The inclusion criteria were: patients who received conventional in vitro fertilization (IVF) or introcytoplasmic sperm injection (ICSI) and also accepted ≥ 1 transfer cycle with at least 1 high-quality embryo transferred per cycle but have not succeeded in pregnancy yet. The exclusion criteria include: (1) uterine factors: uterine malformations, post myomectomy of submucous myomas, intrauterine adhesions and other factors affecting the endometrium; (2) embryo factors: poor embryo quality (scored less than grade 3); (3) patients with rescue ICSI or testicular and epididymal sperm extraction; (4) pelvic endometriosis, endometrial cyst of the ovary or adenomyosis, etc.; (5) other systemic factors, including antiphospholipid syndrome (APS), pre-thrombolic state (PTS), autoimmune diseases (AID).

Frozen‐thawing embryo transfer procedure

Endometrial preparation methods included natural and artificial cycles according to our previously described protocols [32]. Progesterone (Zhejiang Xianju Pharmaceutical. Co. LTD, Hangzhou, China) of 80 mg was injected intramuscularly to transform endometrium when endometrium thickness was more than 7 millimeters (mm). Progesterone support was kept to the day of serum human chorionic gonadotropin (HCG) examination.

The warming process was performed according to the instruction of the manufacture (KITAZATO). Briefly, the cryopreservation carriers were directly inserted into the pre-warmed warming thawing solution (37 °C) for 1 min. Then the warmed embryos were suspended in dilution solution, washing solution 1 and washing solution 2 for 3, 5 and 1 min. at room temperature, respectively. Embryos were generally transferred on day 3 or day 5 after being incubated for 2 h.

Embryos were graded according to our previous publication, using Istanbul consensus and the Gardner scoring systems [32,33,34,35]. In order to eliminate the effects of embryo quality on pregnancy outcome, only embryos transferred in the 8-cell stage or at least one embryo transferred in the 8-cell stage on day 3 of the cleavage stage and embryos graded over 3BB on days 5–6 in the blastocyst stage were recruited in the present study.

CsA addition

Embryo implantation involves a series of complicated biological processes and there are no specific guidelines regarding the application of CsA in transfer failure treatment. Therefore, the attending physician made the decision whether to use CsA based on the inclusion and exclusion criteria stated before. In addition, the patient couple had the right to make the ultimate decision whether or not to receive CsA treatment after they had thoroughly learned the possible benefits and drawbacks of the therapy.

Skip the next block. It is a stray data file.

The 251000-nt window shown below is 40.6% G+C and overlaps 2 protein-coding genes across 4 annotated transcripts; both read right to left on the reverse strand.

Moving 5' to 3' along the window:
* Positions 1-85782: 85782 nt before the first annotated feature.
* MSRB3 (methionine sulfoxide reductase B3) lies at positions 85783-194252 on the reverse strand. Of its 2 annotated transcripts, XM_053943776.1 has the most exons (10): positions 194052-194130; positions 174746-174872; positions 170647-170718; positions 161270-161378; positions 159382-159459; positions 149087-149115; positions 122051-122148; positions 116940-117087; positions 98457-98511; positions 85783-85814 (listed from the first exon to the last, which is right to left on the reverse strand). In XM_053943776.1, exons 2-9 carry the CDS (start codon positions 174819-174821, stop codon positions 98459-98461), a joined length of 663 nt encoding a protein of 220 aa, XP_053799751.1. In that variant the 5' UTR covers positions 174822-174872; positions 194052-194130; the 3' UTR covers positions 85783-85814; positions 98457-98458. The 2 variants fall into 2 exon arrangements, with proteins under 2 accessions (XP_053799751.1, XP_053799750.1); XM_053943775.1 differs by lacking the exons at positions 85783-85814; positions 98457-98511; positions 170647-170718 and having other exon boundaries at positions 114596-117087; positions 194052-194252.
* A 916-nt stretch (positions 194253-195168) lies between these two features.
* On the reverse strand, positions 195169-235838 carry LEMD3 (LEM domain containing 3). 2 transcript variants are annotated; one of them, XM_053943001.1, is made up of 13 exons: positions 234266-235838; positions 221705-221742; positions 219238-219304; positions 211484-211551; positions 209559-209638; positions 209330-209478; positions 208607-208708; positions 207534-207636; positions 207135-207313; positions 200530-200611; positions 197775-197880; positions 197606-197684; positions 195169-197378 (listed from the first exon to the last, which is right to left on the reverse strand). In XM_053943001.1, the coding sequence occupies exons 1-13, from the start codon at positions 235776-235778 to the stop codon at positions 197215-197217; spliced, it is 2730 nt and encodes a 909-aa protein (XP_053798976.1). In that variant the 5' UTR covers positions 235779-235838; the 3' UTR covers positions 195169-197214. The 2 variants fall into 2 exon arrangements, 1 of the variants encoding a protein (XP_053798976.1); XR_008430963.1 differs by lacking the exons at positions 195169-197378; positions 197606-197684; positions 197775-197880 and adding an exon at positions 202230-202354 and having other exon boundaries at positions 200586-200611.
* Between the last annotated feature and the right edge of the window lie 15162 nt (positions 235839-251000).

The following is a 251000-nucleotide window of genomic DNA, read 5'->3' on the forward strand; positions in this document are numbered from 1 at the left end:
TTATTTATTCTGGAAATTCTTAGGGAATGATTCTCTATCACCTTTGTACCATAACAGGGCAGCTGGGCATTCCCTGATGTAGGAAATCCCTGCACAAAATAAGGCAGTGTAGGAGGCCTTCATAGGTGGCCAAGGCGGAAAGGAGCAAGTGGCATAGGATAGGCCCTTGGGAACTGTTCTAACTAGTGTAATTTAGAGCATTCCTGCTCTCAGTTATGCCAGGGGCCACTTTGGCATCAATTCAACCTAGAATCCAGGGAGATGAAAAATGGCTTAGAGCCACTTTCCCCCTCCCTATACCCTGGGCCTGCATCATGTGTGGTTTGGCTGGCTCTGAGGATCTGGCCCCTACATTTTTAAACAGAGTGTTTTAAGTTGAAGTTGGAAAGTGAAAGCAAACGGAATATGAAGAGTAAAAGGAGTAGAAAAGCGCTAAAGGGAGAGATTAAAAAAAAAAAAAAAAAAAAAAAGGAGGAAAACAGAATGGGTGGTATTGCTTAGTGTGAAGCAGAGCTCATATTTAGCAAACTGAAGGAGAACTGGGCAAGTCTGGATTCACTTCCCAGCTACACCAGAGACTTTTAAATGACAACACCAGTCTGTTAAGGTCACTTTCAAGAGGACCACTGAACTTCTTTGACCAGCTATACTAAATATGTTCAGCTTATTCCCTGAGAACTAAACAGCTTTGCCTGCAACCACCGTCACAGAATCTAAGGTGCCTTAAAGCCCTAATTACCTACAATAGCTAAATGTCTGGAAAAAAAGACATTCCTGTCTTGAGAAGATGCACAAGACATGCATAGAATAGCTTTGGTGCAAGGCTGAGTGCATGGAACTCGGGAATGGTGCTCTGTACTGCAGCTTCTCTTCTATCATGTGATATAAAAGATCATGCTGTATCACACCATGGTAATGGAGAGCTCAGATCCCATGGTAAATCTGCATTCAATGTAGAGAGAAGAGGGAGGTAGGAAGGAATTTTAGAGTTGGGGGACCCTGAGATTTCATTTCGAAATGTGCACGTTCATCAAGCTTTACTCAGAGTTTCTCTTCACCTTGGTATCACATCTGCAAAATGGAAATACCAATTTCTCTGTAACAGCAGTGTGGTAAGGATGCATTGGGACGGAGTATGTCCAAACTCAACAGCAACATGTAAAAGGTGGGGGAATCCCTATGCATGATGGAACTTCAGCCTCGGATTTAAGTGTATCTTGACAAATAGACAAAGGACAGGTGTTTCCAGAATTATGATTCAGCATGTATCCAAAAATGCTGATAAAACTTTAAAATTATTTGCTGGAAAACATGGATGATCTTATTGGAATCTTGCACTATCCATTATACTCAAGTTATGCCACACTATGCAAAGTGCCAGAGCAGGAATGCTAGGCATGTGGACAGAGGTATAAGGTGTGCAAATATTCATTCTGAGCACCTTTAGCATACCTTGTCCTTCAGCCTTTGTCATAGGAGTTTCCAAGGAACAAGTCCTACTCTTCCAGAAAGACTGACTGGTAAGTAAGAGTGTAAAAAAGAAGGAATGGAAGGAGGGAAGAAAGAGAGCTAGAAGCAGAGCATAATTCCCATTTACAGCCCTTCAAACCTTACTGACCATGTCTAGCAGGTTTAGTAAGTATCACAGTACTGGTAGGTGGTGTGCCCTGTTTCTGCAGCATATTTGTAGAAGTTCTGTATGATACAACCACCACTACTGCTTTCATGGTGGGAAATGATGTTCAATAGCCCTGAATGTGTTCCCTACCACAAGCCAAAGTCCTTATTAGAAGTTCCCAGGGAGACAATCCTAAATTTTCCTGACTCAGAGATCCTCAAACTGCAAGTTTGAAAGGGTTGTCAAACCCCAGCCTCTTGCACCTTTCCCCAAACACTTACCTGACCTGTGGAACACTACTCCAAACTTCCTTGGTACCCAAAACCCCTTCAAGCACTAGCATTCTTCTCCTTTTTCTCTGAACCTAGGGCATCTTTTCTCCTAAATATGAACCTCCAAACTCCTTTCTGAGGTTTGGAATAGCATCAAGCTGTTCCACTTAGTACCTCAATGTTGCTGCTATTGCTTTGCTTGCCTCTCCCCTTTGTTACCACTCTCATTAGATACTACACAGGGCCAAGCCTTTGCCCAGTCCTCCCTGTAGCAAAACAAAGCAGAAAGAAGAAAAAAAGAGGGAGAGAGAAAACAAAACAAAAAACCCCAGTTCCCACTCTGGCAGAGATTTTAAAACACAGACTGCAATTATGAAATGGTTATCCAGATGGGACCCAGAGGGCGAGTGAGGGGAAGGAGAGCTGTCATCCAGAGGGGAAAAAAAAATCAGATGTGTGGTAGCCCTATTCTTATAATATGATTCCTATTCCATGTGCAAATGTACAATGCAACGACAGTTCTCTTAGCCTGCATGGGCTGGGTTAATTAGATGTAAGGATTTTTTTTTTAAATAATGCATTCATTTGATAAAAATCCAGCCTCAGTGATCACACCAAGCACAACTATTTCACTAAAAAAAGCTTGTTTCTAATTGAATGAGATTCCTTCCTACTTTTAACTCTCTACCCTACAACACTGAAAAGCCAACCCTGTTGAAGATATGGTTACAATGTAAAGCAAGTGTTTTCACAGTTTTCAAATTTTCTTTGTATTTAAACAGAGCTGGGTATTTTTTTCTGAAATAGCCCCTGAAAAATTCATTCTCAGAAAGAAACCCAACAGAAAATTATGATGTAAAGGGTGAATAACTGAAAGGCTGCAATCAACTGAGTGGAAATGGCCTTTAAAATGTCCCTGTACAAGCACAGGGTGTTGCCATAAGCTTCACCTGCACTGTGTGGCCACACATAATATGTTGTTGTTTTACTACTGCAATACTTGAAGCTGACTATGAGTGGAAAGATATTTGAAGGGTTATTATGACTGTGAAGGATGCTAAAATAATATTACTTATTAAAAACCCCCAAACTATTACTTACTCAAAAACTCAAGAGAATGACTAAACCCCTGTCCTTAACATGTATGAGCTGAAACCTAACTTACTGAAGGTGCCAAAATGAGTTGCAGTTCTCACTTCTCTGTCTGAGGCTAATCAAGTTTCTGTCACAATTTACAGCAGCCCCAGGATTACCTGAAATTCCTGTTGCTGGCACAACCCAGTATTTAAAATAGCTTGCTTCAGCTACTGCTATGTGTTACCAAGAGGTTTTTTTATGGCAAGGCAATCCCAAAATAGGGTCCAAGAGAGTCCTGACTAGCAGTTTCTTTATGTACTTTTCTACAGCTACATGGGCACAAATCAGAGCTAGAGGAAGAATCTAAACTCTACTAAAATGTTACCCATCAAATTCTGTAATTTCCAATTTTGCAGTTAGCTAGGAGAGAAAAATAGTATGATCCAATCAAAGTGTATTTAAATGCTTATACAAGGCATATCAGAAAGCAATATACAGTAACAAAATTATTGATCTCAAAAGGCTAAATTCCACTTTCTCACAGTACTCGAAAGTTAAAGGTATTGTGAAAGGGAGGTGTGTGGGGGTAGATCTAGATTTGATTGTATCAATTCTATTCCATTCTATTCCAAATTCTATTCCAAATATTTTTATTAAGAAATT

Conventional luteal phase was supported with intramuscular progesterone injections of 80 mg / day and kept to the day of blood pregnancy test. In the CsA group, besides conventional tocolytic therapy, the oral administration of 50 mg CsA (Hang Zhou Zhong Mei Hua Dong Pharmaceutical Co., Hang Zhou, China) in the morning, noon, and evening was kept from the day before embryo transfer (ET) to the day of blood pregnancy test. Moreover, Patients with positive HCG (blood value ≥ 25 IU/mL) kept receiving CsA treatment to the day of ultrasound confirmation of clinical pregnancy.

Outcome measurements

Serum ß-HCG was measured on the 12-14th day after transfer. A positive result was followed by an ultrasound scan of the uterus at gestational weeks 7–8. All of the infants were evaluated for gestational age, gender, birth weight, and defects at delivery. Pregnancy outcomes were collected from each couple by two professional follow-up personnels [32,33,34].

Pregnancy outcomes were recorded, including: implantation rate (IR) = the number of implanted embryos/that of transferred embryos, clinical pregnancy rate (PR) = the number of patients with clinical pregnancy/that of transferred patients, chemical pregnancy rate = the number of patients with chemical pregnancy/that of transferred patients and take-home baby rate = the number of cycles with live birth/that of transfer cycles. Positive HCG is a value of serum HCG ≥ 25 IU/mL on the HCG examination day. Biochemical pregnancy means positive HCG but an absence of gestational sac by ultrasound detection. Clinical pregnancy means the presence of intrauterine gestational sac by ultrasound at 7–8 gestation weeks [32,33,34].

Statistics analysis

The data were reported as the mean ± standard deviation (SD), median (interquartile range) (IQR) or % (number/total). Statistical analyses were carried out using SPSS statistics 20.

The baseline characteristics of patients including age, body mass index (BMI), basal follicular stimulating hormone (FSH) value, causes of infertility, the number of ET cycles, endometrium thickness, endometrium morphology, the number of total embryos cryopreserved and prior embryos transferred, the number of current cycle embryos transferred, development stage of ET embryos were compared with descriptive analysis.

Binary logistic regression was preformed to explore the effects of CsA treatment on clinical pregnancy outcomes, including IR, PR, take-home baby rate, singleton /multiple births rate, gestation weeks at birth, birth weight and sex ratio. Analyses were adjusted for potential confounders, such as age, BMI, number of ET cycles, number of ET embryos, endometrium thickness and the stage of embryos. The ORs and 95 % CIs were calculated as a measure of relevancy.

Results

Baseline characteristics of the patients